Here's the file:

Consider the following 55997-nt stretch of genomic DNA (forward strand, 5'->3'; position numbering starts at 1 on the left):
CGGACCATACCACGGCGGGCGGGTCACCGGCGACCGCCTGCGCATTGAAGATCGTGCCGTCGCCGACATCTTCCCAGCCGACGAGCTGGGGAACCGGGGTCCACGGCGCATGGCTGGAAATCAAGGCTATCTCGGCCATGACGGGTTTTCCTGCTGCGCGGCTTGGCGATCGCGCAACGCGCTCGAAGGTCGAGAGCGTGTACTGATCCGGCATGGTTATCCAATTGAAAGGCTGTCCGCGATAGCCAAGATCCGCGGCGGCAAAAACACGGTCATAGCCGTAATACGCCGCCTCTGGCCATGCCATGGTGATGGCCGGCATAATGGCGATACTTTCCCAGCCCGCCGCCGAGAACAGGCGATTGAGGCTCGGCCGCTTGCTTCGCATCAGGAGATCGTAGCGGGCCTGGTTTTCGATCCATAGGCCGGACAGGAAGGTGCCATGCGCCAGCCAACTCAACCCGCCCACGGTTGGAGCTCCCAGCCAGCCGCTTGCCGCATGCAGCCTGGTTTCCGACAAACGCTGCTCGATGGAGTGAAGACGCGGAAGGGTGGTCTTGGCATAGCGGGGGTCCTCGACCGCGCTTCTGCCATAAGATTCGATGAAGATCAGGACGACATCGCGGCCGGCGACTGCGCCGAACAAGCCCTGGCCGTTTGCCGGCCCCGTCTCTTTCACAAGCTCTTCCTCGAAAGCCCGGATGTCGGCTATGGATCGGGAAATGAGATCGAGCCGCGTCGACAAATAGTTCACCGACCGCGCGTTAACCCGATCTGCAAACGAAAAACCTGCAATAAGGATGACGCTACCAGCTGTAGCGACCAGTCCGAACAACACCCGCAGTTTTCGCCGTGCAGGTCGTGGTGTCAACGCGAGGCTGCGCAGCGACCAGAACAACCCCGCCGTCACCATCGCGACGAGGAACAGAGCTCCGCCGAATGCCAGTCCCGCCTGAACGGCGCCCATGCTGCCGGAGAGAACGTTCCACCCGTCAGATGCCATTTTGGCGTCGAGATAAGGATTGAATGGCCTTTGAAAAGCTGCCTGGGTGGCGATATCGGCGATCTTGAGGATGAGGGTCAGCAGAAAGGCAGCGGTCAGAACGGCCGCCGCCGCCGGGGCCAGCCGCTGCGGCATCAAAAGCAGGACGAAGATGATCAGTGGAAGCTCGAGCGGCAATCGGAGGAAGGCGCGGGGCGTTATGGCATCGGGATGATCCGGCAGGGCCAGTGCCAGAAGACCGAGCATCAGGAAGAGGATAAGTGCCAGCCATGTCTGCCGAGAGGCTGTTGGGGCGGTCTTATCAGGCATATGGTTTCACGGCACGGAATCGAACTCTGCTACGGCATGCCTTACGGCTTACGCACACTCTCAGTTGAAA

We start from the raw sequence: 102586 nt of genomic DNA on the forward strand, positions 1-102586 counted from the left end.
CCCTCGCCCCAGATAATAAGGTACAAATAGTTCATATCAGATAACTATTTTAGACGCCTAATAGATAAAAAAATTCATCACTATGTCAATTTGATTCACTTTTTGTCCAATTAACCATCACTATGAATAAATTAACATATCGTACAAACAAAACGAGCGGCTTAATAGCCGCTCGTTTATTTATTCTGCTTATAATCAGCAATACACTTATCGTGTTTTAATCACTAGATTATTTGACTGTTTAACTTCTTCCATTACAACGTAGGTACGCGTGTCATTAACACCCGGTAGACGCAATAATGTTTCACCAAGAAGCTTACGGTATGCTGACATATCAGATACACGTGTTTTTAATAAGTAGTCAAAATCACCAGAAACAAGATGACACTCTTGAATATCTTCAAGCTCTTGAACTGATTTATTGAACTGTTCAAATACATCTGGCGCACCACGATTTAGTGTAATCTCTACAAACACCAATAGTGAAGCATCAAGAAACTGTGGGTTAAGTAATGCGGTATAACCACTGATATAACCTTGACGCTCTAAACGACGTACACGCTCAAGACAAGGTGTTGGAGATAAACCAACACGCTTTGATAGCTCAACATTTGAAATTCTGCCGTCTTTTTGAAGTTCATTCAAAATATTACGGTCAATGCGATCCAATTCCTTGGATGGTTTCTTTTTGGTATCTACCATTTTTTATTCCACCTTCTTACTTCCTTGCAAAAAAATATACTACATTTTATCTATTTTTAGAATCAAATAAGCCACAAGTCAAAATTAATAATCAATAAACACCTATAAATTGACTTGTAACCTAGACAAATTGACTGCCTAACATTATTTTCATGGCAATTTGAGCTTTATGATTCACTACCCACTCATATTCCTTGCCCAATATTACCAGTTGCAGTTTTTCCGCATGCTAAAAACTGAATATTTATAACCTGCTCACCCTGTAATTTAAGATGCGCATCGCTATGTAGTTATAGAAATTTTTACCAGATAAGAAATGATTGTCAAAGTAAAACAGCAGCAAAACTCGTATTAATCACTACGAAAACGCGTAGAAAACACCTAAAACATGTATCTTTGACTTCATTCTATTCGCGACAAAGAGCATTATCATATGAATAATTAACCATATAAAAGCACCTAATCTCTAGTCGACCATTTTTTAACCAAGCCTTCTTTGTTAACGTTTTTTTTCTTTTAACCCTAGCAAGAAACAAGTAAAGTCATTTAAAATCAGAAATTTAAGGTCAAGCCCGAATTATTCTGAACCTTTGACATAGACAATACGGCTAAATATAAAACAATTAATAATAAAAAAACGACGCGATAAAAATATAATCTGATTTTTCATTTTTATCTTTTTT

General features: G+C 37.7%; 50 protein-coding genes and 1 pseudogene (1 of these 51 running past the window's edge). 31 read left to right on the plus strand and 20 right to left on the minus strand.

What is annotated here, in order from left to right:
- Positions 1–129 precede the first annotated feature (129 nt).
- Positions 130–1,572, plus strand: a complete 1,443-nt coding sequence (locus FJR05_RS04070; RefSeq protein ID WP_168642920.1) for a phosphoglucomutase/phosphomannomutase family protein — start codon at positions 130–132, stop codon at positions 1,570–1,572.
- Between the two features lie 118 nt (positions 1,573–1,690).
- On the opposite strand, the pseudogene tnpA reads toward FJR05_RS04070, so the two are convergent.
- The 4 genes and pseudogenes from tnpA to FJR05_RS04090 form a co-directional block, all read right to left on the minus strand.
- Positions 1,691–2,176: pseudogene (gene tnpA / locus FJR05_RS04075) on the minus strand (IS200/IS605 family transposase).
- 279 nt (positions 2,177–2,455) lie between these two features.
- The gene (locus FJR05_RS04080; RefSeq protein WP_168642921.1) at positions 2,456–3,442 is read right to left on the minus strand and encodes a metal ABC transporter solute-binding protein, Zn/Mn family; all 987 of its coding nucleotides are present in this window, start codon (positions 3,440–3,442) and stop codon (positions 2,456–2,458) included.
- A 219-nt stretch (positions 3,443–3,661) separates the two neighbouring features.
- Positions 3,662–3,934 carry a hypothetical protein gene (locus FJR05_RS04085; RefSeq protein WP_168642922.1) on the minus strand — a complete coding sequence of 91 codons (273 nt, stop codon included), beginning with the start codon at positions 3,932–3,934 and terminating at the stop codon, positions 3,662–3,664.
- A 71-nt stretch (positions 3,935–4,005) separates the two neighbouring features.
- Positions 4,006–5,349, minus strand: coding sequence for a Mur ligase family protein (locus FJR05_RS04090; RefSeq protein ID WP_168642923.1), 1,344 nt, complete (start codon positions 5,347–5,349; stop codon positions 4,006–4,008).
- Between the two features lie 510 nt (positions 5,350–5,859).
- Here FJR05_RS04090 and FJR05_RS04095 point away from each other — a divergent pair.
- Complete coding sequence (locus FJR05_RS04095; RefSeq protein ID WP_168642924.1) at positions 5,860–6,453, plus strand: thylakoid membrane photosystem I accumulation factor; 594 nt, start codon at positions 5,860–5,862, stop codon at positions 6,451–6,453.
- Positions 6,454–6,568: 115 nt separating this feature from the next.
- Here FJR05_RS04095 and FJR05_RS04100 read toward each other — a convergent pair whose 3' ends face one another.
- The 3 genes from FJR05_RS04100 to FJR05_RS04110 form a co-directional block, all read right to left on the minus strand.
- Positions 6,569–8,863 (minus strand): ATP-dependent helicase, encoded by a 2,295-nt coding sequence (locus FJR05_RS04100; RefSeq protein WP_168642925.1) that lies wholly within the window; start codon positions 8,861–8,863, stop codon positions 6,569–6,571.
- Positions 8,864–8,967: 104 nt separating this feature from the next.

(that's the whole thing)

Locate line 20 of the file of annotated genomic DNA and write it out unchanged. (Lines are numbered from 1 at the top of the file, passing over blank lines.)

- Here FJR05_RS04090 and FJR05_RS04095 point away from each other — a divergent pair.